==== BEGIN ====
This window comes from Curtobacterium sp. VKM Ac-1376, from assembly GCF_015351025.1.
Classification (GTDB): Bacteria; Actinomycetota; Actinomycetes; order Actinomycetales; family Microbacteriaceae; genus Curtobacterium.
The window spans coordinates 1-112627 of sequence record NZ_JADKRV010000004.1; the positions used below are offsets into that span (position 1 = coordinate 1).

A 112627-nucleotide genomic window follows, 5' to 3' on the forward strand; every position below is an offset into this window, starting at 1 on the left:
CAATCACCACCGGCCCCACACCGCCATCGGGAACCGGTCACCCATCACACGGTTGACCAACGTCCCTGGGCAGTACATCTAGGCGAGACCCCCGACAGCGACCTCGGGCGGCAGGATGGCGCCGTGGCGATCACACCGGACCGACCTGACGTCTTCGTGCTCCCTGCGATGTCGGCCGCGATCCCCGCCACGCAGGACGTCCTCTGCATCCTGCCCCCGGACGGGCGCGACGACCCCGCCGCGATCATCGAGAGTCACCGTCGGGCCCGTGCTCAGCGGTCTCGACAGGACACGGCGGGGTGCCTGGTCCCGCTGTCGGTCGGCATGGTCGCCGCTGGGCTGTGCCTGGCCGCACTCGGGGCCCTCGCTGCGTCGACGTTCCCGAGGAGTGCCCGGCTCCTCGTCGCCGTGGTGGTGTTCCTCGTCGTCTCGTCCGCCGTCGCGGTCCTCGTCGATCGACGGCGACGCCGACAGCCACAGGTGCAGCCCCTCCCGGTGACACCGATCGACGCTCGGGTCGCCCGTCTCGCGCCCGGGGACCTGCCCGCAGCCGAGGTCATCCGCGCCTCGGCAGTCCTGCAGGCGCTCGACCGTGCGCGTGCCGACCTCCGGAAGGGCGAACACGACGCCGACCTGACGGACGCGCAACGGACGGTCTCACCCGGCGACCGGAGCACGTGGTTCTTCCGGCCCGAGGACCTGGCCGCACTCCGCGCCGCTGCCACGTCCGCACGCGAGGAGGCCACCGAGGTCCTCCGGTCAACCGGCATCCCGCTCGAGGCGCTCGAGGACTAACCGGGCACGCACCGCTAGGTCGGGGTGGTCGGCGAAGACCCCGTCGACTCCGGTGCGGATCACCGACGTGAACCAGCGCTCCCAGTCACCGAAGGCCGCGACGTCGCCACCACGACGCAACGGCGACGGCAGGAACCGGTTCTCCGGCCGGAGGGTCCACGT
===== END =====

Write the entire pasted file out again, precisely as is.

This window comes from Curtobacterium sp. VKM Ac-1376, from assembly GCF_015351025.1.
Classification (GTDB): Bacteria; Actinomycetota; Actinomycetes; order Actinomycetales; family Microbacteriaceae; genus Curtobacterium.
The window spans coordinates 1-112627 of sequence record NZ_JADKRV010000004.1; the positions used below are offsets into that span (position 1 = coordinate 1).

A 112627-nucleotide genomic window follows, 5' to 3' on the forward strand; every position below is an offset into this window, starting at 1 on the left:
CAATCACCACCGGCCCCACACCGCCATCGGGAACCGGTCACCCATCACACGGTTGACCAACGTCCCTGGGCAGTACATCTAGGCGAGACCCCCGACAGCGACCTCGGGCGGCAGGATGGCGCCGTGGCGATCACACCGGACCGACCTGACGTCTTCGTGCTCCCTGCGATGTCGGCCGCGATCCCCGCCACGCAGGACGTCCTCTGCATCCTGCCCCCGGACGGGCGCGACGACCCCGCCGCGATCATCGAGAGTCACCGTCGGGCCCGTGCTCAGCGGTCTCGACAGGACACGGCGGGGTGCCTGGTCCCGCTGTCGGTCGGCATGGTCGCCGCTGGGCTGTGCCTGGCCGCACTCGGGGCCCTCGCTGCGTCGACGTTCCCGAGGAGTGCCCGGCTCCTCGTCGCCGTGGTGGTGTTCCTCGTCGTCTCGTCCGCCGTCGCGGTCCTCGTCGATCGACGGCGACGCCGACAGCCACAGGTGCAGCCCCTCCCGGTGACACCGATCGACGCTCGGGTCGCCCGTCTCGCGCCCGGGGACCTGCCCGCAGCCGAGGTCATCCGCGCCTCGGCAGTCCTGCAGGCGCTCGACCGTGCGCGTGCCGACCTCCGGAAGGGCGAACACGACGCCGACCTGACGGACGCGCAACGGACGGTCTCACCCGGCGACCGGAGCACGTGGTTCTTCCGGCCCGAGGACCTGGCCGCACTCCGCGCCGCTGCCACGTCCGCACGCGAGGAGGCCACCGAGGTCCTCCGGTCAACCGGCATCCCGCTCGAGGCGCTCGAGGACTAACCGGGCACGCACCGCTAGGTCGGGGTGGTCGGCGAAGACCCCGTCGACTCCGGTGCGGATCACCGACGTGAACCAGCGCTCCCAGTCACCGAAGGCCGCGACGTCGCCACCACGACGCAACGGCGACGGCAGGAACCGGTTCTCCGGCCGGAGGGTCCACGT